a procedure in which reinforcers guide behavior toward closer and closer approximations of the desired behavior


any event that strengthens or increases the frequency of a preceding response.

Positive reinforcement

increasing behaviors by presenting positive stimuli, such as food. It is any stimulus that, when presented after a response, strengthens the response.

Negative reinforcement

increasing behaviors by stopping or reducing negative stimuli, such as a shock. This is any stimulus that when removed after a response, strengthens the response, like putting on a seatbelt to stop beeping. THIS IS NOT PUNISHMENT

Primary reinforcers

An innately reinforcing stimulus, such as one that satisfies a biological need

Conditioned reinforcers

a stimulus that gains its reinforcing power through its association with a primary reinforcer, also known as a secondary reinforcer

Continuous reinforcement

reinforcing the desired response every time it occurs. This practice makes learning quick, but extinction quick as well

Partial (intermittent) reinforcement

reinforcing a response only part of the time. This results in slower acquisition of a response, but much greater resistance to extinction than does continuous reinforcement

Fixed-ratio schedules

a reinforcement schedule that reinforces a response only after a specified number of responses, i.e. getting a free coffee after buying ten.

Variable-ratio schedule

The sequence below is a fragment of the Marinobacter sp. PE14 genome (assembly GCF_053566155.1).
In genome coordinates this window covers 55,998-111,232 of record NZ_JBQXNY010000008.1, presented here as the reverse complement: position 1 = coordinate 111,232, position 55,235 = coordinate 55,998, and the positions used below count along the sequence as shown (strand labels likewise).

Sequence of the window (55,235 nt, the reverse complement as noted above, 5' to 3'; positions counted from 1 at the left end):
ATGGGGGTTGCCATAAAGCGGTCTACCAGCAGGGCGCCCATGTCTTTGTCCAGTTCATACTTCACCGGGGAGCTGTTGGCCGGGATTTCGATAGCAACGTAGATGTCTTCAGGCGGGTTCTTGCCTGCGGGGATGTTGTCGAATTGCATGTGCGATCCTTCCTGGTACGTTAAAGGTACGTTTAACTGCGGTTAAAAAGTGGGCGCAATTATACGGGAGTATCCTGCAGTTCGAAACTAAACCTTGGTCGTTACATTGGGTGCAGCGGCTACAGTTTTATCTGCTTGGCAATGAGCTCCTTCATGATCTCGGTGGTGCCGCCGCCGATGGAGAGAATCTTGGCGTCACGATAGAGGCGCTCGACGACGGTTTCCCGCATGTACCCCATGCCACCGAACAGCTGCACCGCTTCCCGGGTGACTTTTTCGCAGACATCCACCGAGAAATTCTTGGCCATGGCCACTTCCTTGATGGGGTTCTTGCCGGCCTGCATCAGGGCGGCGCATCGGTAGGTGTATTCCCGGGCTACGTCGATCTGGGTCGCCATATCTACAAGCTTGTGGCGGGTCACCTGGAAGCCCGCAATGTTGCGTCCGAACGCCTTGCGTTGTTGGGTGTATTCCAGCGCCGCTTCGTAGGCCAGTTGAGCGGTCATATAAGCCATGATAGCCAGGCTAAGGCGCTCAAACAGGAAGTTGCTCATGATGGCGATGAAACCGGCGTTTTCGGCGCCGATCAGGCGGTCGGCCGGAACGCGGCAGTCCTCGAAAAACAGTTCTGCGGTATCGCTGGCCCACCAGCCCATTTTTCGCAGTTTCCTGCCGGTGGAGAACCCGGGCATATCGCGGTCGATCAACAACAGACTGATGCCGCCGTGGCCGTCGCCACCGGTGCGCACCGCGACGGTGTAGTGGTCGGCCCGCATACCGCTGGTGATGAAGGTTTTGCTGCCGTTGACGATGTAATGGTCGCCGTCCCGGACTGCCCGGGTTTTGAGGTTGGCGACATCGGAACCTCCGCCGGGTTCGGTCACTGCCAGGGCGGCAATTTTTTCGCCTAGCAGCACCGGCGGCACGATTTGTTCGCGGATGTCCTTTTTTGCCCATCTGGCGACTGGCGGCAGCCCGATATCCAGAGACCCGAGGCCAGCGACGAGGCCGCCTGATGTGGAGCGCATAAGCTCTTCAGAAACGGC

a reinforcement schedule that reinforces a response after an unpredictable number of responses, i.e. playing slot machines over and over

Fixed-interval schedule

a reinforcement schedule that reinforces a response only after a specified time has elapsed, i.e. people checking the mail more frequently as the delivery time approaches

Variable-interval schedule

a reinforcement schedule that reinforces a response at unpredictable time intervals, i.e. checking email often


an event that decreases the behavior that it follows. Positive punishment administers an aversive stimulus while negative punishment withdraws a desirable stimulus.

Cognitive map

a mental representation of the layout of one's environment

Latent learning

learning that occurs but is not apparent until there is an incentive to demonstrate it

Intrinsic motivation

a desire to perform a behavior effectively for its own sake

Extrinsic motivation

the desire to perform a behavior to receive promised rewards or avoid threatened punishment

Observational learning

learning by observing others


the process of observing and imitating a specific behavior

Mirror neurons

frontal lobe neurons that fire when performing certain actions or when observing another doing so. The brain's mirroring of another's action may enable imitation and empathy

Albert Bandura

a pioneer researcher of observational learning who used the Bobo doll to show that children are more apt to imitate an action after seeing an adult do it

Prosocial behavior

positive, constructive, helpful behavior. The opposite of antisocial